Summary: This is a sermon I preached on Tuesday of Holy Week, 2022, to a gathering of Lutheran pastors for our monthly fellowship meeting.
I’d like for you to join with me in thinking back to your high school years for a moment, and in doing so, how many of you at your high school had a poll asking for who in your graduating class was most likely to do certain things? What was yours? I graduated from Garner-Hayfield High School in north-central Iowa in 1995, and by that time, we didn’t do polls like that. But if we had, I don’t know what I would have been voted most likely to do, but I can tell you what I was most unlikely to accomplish: being the shortstop for the Chicago Cubs since my high school baseball career consisted of starting a grand total of 2 games in 4 years, and a career batting average below my weight, which back then was well below 150.
Today, we are gathered for our monthly time together during our busiest week of the entire year: Holy Week. I’m thankful you all carved time out of your busy schedules to come here to Ladysmith today so we can gather together for worship, fellowship, and the mutual consolation of the brethren. And I also realize how important it is for me to share something with you to feed your souls with the Bread of Life, Jesus Christ, as you prepare for all of the special services in your congregations later this week. So as I was thinking of what to share with you, fellow preachers of the Gospel, I settled on the two scripture readings for today, because I want you to take a look at two other proclaimers of the Gospel from the New Testament, because their stories have a lot of encouragement to share with us, as we prepare to share the greatest story in the history of the world.
So to lead things off, let me take you to Acts 9 where we meet Saul. At this time, Saul has earned quite a reputation for himself among Christians. But not for anything good. We read earlier in the book of Acts that Saul was present at the stoning of St. Stephen, the first martyr of the New Testament church. We read that not only did Saul approve of Stephen’s stoning, he was a known persecutor of Christians, looking to round up as many of them as he could find, and send them back to Jerusalem, likely to face death. Christians feared Saul! And as Acts 9 opens, he has gone to the high priest, asking for letters to take to the synagogue at Damascus, so that if he happened to find anyone who belonged to what they called “the Way”, he could lead them back to Jerusalem bound in chains simply because they confessed that Jesus Christ is the Way, the Truth, and the Life.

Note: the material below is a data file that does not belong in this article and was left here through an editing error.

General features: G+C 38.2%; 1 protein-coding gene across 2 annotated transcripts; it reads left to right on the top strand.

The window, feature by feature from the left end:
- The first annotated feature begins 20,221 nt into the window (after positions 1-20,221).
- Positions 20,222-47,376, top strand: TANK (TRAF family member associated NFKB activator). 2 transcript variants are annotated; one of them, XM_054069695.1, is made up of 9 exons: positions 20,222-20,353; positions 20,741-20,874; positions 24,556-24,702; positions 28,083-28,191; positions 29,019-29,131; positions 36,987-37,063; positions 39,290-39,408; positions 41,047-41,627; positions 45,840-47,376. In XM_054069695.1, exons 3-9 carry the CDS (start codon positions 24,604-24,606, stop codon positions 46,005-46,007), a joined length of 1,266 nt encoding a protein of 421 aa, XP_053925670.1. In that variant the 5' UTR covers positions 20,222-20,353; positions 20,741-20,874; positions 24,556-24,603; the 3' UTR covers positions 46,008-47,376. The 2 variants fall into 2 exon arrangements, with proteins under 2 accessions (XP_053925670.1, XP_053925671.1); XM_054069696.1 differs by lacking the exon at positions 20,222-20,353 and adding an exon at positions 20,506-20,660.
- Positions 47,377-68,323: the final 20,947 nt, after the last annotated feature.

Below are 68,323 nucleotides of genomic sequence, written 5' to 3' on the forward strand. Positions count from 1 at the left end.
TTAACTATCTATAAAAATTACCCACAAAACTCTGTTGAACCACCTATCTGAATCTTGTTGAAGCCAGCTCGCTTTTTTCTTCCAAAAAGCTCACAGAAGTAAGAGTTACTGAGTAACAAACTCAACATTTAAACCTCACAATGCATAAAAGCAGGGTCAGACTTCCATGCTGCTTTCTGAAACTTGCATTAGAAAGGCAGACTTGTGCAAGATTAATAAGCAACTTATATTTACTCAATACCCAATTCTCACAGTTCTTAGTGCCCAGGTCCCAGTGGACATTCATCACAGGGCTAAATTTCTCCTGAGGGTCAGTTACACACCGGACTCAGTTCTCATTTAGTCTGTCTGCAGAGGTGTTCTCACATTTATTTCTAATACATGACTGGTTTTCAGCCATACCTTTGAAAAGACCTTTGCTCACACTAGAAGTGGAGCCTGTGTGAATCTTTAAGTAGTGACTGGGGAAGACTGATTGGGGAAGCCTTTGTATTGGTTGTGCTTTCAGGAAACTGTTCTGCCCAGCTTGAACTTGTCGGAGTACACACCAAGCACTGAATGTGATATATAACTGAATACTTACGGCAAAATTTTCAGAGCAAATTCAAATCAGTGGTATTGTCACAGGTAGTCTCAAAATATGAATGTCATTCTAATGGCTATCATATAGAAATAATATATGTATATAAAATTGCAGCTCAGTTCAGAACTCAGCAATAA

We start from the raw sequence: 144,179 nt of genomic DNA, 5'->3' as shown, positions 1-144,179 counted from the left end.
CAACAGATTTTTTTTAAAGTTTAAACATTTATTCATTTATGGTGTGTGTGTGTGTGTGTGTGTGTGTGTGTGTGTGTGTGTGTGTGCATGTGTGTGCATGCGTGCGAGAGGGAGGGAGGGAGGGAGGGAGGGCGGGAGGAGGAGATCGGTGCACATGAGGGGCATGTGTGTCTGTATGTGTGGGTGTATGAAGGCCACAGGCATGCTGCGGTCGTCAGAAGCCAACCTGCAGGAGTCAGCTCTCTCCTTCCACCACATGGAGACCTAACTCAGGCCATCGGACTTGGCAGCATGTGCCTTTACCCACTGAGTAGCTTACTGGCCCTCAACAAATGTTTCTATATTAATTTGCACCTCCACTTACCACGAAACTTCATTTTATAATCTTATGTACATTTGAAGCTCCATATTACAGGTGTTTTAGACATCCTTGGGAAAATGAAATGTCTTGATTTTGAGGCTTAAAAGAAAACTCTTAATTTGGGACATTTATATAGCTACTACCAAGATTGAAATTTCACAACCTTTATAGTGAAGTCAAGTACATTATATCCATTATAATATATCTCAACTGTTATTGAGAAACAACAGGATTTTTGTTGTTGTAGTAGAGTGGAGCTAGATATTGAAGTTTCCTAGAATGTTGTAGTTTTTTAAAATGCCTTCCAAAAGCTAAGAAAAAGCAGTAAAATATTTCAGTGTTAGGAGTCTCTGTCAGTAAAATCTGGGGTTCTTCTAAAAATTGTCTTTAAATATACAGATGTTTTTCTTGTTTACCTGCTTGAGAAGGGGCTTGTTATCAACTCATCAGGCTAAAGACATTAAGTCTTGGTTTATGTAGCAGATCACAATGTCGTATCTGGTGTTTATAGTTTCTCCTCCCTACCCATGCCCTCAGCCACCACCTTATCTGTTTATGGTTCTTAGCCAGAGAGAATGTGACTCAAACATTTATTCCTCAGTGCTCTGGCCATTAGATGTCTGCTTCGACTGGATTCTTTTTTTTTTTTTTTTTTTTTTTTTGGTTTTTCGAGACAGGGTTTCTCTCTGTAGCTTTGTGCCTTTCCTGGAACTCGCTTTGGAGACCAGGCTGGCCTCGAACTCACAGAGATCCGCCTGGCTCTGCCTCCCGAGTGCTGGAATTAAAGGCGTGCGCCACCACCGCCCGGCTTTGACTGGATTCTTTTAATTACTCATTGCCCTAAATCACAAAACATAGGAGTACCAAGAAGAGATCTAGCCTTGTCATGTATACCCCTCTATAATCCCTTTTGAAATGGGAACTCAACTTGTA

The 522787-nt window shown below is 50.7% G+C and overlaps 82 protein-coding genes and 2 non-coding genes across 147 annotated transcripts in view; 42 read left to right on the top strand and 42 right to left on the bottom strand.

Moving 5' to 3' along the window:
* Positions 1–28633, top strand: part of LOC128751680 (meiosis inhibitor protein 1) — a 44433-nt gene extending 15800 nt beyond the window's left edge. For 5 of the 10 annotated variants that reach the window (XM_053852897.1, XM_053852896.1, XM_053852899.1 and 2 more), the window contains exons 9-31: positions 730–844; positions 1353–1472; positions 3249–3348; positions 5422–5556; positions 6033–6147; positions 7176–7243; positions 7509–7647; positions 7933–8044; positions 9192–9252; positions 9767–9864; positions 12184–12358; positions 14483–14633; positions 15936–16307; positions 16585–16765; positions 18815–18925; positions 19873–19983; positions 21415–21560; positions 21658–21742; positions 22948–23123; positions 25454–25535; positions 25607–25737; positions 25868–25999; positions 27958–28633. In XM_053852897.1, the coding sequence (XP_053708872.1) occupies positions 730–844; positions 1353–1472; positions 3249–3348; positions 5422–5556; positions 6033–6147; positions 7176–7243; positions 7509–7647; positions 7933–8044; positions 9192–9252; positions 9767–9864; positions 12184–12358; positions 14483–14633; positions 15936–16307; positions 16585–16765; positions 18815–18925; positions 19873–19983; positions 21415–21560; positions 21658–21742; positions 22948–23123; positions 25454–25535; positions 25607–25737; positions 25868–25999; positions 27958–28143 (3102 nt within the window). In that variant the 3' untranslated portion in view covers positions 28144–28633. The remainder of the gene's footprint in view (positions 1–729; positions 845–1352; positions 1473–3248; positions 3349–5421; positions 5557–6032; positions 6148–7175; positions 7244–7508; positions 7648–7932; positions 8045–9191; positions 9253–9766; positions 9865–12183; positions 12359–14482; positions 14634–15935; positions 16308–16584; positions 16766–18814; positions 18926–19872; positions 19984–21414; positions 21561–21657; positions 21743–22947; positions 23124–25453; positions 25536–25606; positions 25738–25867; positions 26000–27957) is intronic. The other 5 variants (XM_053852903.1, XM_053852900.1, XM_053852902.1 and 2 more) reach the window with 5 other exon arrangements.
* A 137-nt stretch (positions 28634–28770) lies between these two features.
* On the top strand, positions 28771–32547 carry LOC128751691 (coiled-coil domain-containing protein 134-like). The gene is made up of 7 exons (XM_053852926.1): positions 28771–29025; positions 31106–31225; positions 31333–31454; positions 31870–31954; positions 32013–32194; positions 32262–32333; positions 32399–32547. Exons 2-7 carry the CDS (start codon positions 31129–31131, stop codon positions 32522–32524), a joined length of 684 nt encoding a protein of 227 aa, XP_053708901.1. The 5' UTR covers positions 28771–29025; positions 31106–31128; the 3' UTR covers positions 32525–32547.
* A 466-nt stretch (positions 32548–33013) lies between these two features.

But, along the Damascus road, Saul has an encounter with the risen Jesus, who asks why Saul is persecuting him, instructs Saul to enter the city of Damascus, and then, he rose from the ground, seeing nothing, needing to be led by the hand to reach his destination. And now, we meet Ananias, a disciple of Jesus who is there in Damascus. Jesus has some curious instructions for him:
“Rise and go to the street called Straight, and at the house of Judas look for a man of Tarsus named Saul, for behold, he is praying, and he has seen in a vision a man named Ananias come in and lay his hands on him so that he might regain his sight.” (v.11-12)
Anytime I read this account, I can just imagine that as soon as Jesus mentioned Saul’s name, that’s where Ananias stopped listening. When you hear his objection, it is as if Ananias is saying: “Uhm, Jesus, excuse me? Let me get this straight? You want me to go and talk to Saul of all people? Don’t you know who you’re talking about, Jesus? Haven’t you seen what he has done to your followers? Don’t you know why he’s here? Don’t you know what he could do to me? I think you got the wrong guy. There’s NO WAY Saul is going to want anything to do with you, Jesus!” Ananias believes that Saul is the LAST person in the world who would ever become a follower of Jesus, let alone a proclaimer of the Gospel, right. And yet, Jesus tells him to go. And we all remember what happens next. Ananias goes, he lays hands on Saul, something like scales come out of his eyes, he regains his sight, he’s baptized, spends some time with the disciples, and then, goes to the Synagogue, his original, intended destination. And what does Saul say once he’s there? “Jesus is the Son of God” and he continued to confound the Jews there by proving that Jesus was indeed the Christ! Saul the persecutor, became Paul, the great apostle and follower of Jesus, who would proclaim Jesus as the Christ, the Son of God, our Savior who lived, died, and rose again for the forgiveness of our sins, for the rest of his life, even when it meant that Paul would die for his confession of Jesus.